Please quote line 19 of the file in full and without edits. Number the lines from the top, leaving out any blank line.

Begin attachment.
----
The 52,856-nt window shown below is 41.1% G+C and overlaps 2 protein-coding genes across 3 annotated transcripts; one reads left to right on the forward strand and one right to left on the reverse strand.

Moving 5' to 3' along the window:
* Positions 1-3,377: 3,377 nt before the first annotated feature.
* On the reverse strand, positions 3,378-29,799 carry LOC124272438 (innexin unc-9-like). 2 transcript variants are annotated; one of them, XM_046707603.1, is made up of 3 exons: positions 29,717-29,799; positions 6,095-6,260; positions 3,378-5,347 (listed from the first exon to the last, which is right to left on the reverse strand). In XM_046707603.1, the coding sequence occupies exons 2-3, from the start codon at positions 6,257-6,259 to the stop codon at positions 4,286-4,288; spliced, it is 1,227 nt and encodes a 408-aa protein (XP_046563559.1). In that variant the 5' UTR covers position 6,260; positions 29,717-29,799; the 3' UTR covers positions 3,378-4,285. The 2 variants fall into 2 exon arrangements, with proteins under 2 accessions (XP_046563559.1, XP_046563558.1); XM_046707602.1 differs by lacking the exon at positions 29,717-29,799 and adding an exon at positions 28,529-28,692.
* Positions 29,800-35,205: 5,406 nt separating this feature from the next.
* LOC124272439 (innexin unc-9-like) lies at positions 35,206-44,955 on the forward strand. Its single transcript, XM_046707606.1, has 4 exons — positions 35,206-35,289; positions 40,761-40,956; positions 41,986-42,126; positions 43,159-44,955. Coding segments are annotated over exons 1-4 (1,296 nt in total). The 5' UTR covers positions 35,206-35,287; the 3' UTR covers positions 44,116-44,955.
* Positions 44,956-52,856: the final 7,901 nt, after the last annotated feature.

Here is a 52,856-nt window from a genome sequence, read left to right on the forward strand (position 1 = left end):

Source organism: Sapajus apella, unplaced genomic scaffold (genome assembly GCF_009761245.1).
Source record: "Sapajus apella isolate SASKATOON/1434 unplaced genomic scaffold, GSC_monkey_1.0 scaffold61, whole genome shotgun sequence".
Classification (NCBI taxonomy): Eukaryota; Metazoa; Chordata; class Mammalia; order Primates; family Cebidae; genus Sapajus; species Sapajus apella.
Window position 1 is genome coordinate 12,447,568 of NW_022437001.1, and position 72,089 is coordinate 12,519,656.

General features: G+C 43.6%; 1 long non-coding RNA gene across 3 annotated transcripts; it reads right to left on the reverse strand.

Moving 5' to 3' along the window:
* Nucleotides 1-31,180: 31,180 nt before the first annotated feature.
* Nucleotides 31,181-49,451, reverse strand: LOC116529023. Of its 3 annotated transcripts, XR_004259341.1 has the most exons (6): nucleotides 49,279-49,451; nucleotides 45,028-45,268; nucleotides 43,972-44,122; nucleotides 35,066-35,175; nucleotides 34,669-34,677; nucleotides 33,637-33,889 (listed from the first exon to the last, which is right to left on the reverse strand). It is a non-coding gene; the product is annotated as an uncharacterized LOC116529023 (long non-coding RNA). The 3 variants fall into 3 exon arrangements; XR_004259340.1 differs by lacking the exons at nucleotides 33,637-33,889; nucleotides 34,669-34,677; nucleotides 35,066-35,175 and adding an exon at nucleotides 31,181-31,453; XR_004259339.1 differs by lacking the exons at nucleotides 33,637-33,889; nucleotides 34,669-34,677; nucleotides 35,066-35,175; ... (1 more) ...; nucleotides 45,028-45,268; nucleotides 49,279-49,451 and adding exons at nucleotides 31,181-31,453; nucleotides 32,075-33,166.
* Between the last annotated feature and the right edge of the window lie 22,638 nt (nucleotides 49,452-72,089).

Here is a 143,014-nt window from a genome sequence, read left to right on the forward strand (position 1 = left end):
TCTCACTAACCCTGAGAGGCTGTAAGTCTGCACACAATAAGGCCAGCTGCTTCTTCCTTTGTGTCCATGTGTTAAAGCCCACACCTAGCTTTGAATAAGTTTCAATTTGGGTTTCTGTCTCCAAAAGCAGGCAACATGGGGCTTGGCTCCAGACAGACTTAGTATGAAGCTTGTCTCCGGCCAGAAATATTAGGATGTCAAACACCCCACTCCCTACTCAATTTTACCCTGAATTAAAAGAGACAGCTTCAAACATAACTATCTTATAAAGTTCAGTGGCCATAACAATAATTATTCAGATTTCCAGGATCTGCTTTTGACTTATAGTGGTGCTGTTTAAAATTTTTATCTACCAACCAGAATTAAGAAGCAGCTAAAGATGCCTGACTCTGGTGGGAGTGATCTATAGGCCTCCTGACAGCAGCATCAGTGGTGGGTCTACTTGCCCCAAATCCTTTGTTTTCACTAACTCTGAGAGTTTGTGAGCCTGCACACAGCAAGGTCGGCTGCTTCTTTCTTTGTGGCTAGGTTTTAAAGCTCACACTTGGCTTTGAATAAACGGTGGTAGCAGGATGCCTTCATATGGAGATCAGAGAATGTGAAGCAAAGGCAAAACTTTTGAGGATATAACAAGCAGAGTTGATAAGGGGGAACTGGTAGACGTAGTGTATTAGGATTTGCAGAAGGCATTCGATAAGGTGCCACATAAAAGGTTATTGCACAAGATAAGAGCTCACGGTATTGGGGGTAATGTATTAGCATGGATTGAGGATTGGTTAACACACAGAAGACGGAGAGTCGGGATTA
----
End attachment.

TCTCACTAACCCTGAGAGGCTGTAAGTCTGCACACAATAAGGCCAGCTGCTTCTTCCTTTGTGTCCATGTGTTAAAGCCCACACCTAGCTTTGAATAAGTTTCAATTTGGGTTTCTGTCTCCAAAAGCAGGCAACATGGGGCTTGGCTCCAGACAGACTTAGTATGAAGCTTGTCTCCGGCCAGAAATATTAGGATGTCAAACACCCCACTCCCTACTCAATTTTACCCTGAATTAAAAGAGACAGCTTCAAACATAACTATCTTATAAAGTTCAGTGGCCATAACAATAATTATTCAGATTTCCAGGATCTGCTTTTGACTTATAGTGGTGCTGTTTAAAATTTTTATCTACCAACCAGAATTAAGAAGCAGCTAAAGATGCCTGACTCTGGTGGGAGTGATCTATAGGCCTCCTGACAGCAGCATCAGTGGTGGGTCTACTTGCCCCAAATCCTTTGTTTTCACTAACTCTGAGAGTTTGTGAGCCTGCACACAGCAAGGTCGGCTGCTTCTTTCTTTGTGGCTAGGTTTTAAAGCTCACACTTGGCTTTGAATAAACGGTGGTAGCAGGATGCCTTCATATGGAGATCAGAGAATGTGAAGCAAAGGCAAAACTTTTGAGGATATAACAAGCAGAGTTGATAAGGGGGAACTGGTAGACGTAGTGTATTAGGATTTGCAGAAGGCATTCGATAAGGTGCCACATAAAAGGTTATTGCACAAGATAAGAGCTCACGGTATTGGGGGTAATGTATTAGCATGGATTGAGGATTGGTTAACACACAGAAGACGGAGAGTCGGGATTA